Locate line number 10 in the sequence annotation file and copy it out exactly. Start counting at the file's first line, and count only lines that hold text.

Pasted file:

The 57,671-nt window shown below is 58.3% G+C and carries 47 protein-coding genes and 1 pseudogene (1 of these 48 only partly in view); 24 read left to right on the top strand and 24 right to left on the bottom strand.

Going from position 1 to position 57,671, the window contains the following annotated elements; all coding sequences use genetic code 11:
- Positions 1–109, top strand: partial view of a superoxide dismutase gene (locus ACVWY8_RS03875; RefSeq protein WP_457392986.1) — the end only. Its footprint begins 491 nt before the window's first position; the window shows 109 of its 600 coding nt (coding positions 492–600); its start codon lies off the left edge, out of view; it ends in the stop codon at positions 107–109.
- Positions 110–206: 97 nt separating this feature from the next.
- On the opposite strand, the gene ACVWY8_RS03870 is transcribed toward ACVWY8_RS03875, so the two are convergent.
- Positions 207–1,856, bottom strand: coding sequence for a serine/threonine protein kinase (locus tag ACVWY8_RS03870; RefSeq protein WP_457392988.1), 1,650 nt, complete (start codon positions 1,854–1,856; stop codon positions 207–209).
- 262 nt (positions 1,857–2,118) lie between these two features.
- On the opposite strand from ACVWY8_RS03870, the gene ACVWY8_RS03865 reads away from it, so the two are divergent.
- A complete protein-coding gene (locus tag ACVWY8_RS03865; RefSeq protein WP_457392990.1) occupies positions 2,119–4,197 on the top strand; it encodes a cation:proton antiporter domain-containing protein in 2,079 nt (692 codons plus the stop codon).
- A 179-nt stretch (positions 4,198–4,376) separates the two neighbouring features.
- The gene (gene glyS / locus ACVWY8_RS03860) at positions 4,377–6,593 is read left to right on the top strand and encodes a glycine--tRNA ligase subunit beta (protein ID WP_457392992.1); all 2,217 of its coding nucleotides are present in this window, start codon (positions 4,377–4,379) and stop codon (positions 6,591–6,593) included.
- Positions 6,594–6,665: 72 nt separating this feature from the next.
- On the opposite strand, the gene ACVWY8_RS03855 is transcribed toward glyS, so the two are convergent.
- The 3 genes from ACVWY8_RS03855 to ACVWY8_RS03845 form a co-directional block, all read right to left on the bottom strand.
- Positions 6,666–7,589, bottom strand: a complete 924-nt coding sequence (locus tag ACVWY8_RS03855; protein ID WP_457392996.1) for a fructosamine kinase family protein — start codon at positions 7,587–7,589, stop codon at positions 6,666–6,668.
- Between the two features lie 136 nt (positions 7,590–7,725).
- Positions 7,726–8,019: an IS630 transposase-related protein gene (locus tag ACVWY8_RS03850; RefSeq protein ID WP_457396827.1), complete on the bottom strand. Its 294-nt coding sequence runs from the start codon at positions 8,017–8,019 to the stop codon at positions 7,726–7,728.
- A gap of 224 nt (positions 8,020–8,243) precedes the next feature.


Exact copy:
- A 179-nt stretch (positions 4,198–4,376) separates the two neighbouring features.